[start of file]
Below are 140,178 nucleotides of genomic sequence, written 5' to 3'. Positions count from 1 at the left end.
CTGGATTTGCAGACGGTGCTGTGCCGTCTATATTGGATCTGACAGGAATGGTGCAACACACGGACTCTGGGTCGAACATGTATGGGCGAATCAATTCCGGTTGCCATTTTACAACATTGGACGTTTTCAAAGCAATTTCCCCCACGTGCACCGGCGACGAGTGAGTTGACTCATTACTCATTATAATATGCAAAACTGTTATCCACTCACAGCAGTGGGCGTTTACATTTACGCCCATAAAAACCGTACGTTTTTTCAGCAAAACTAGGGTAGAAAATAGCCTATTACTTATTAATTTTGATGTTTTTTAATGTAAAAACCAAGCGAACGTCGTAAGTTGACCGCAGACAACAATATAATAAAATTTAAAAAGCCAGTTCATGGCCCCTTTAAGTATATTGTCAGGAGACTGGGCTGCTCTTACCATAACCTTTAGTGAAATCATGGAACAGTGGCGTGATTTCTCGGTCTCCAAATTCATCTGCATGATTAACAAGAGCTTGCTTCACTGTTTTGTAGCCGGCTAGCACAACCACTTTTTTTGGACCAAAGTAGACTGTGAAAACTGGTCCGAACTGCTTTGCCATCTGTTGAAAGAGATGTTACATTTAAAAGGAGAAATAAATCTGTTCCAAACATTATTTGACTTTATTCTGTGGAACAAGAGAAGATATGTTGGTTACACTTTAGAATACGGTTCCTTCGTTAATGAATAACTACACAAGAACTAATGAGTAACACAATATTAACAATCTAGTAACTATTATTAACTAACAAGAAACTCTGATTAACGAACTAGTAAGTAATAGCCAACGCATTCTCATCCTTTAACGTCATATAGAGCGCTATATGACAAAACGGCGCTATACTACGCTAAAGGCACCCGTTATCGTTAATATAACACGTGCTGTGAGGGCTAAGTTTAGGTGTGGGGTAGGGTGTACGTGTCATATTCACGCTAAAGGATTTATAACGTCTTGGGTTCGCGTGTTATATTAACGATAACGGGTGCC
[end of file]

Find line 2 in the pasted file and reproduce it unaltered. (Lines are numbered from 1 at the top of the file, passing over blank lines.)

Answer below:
CTGGATTTGCAGACGGTGCTGTGCCGTCTATATTGGATCTGACAGGAATGGTGCAACACACGGACTCTGGGTCGAACATGTATGGGCGAATCAATTCCGGTTGCCATTTTACAACATTGGACGTTTTCAAAGCAATTTCCCCCACGTGCACCGGCGACGAGTGAGTTGACTCATTACTCATTATAATATGCAAAACTGTTATCCACTCACAGCAGTGGGCGTTTACATTTACGCCCATAAAAACCGTACGTTTTTTCAGCAAAACTAGGGTAGAAAATAGCCTATTACTTATTAATTTTGATGTTTTTTAATGTAAAAACCAAGCGAACGTCGTAAGTTGACCGCAGACAACAATATAATAAAATTTAAAAAGCCAGTTCATGGCCCCTTTAAGTATATTGTCAGGAGACTGGGCTGCTCTTACCATAACCTTTAGTGAAATCATGGAACAGTGGCGTGATTTCTCGGTCTCCAAATTCATCTGCATGATTAACAAGAGCTTGCTTCACTGTTTTGTAGCCGGCTAGCACAACCACTTTTTTTGGACCAAAGTAGACTGTGAAAACTGGTCCGAACTGCTTTGCCATCTGTTGAAAGAGATGTTACATTTAAAAGGAGAAATAAATCTGTTCCAAACATTATTTGACTTTATTCTGTGGAACAAGAGAAGATATGTTGGTTACACTTTAGAATACGGTTCCTTCGTTAATGAATAACTACACAAGAACTAATGAGTAACACAATATTAACAATCTAGTAACTATTATTAACTAACAAGAAACTCTGATTAACGAACTAGTAAGTAATAGCCAACGCATTCTCATCCTTTAACGTCATATAGAGCGCTATATGACAAAACGGCGCTATACTACGCTAAAGGCACCCGTTATCGTTAATATAACACGTGCTGTGAGGGCTAAGTTTAGGTGTGGGGTAGGGTGTACGTGTCATATTCACGCTAAAGGATTTATAACGTCTTGGGTTCGCGTGTTATATTAACGATAACGGGTGCC